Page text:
§ 179. The statement that the introduction of a condition operates a novation must be restricted to mean, that a novation is produced if the condition is accomplished; for otherwise if the condition fails the prior obligation continues in force. However, it is a question, whether the creditor who sues on such a prior obligation cannot be repelled by the exception of fraud (doli), or of informal agreement not to sue; since it seems to have been the intention of the parties that the debt should be only recoverable if the condition of the second stipulation were realized. Servius Sulpicius even held that novation occurs immediately, and while the accomplishment of the condition is still uncertain; and that, if the condition fails, neither obligation can be sued upon, and the creditor’s claim is extinguished; and, consistently herewith, he held that, if the debt due from Lucius Titius is stipulated by the creditor from his slave, novation takes place, and while the original obligation is extinguished, the second is void because the slave cannot be sued. But in both cases the contrary rule prevails, and no novation occurs in these cases any more than it occurs if an alien, who cannot be sponsor, promise payment of a debt due from you to me by the solemn term ‘spondeo.’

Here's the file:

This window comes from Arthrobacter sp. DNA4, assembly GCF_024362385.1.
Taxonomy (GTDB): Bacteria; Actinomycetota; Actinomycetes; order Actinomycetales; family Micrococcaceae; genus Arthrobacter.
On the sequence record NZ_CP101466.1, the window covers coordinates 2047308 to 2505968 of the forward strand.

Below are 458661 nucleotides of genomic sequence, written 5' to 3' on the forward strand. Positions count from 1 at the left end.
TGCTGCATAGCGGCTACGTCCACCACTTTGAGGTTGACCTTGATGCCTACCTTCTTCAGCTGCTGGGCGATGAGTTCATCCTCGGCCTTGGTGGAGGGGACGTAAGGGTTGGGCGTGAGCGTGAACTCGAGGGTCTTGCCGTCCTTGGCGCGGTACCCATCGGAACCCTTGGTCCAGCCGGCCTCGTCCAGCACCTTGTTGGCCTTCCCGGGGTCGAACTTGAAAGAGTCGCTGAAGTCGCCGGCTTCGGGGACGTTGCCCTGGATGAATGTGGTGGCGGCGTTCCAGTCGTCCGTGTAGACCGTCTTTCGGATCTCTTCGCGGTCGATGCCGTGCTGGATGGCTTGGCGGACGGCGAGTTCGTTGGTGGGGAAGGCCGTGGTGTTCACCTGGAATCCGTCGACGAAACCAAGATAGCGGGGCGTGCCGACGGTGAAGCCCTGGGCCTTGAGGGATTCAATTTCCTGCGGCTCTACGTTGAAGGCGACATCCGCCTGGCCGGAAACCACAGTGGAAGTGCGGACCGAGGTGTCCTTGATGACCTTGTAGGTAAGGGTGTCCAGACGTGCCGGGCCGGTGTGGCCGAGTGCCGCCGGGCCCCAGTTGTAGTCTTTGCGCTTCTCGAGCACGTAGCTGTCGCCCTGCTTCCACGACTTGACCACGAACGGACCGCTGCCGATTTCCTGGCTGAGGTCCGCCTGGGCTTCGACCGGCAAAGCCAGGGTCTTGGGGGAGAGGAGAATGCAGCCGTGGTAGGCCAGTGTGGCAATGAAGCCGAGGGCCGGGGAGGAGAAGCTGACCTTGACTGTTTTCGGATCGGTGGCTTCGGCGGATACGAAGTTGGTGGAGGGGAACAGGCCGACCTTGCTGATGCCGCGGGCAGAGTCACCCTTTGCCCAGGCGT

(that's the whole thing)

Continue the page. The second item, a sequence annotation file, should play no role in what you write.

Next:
§ 180. The extinction of an obligation is also effected by joinder of issue (litis contestatio), at least of a statutable action (judicium legitimum, 4 § 104). Then the original obligation is dissolved, and a new obligation is imposed on the defendant, by joinder of issue. But if he is condemned, the obligation arising from joinder of issue is discharged, and a new obligation arises from the judgment. Hence the saying of the old jurists, that, before action brought, a debtor is bound to pay his debt; after joinder of issue he is bound by the condemnatio of the formula; after condemnation passed, he is bound to satisfy the judgment.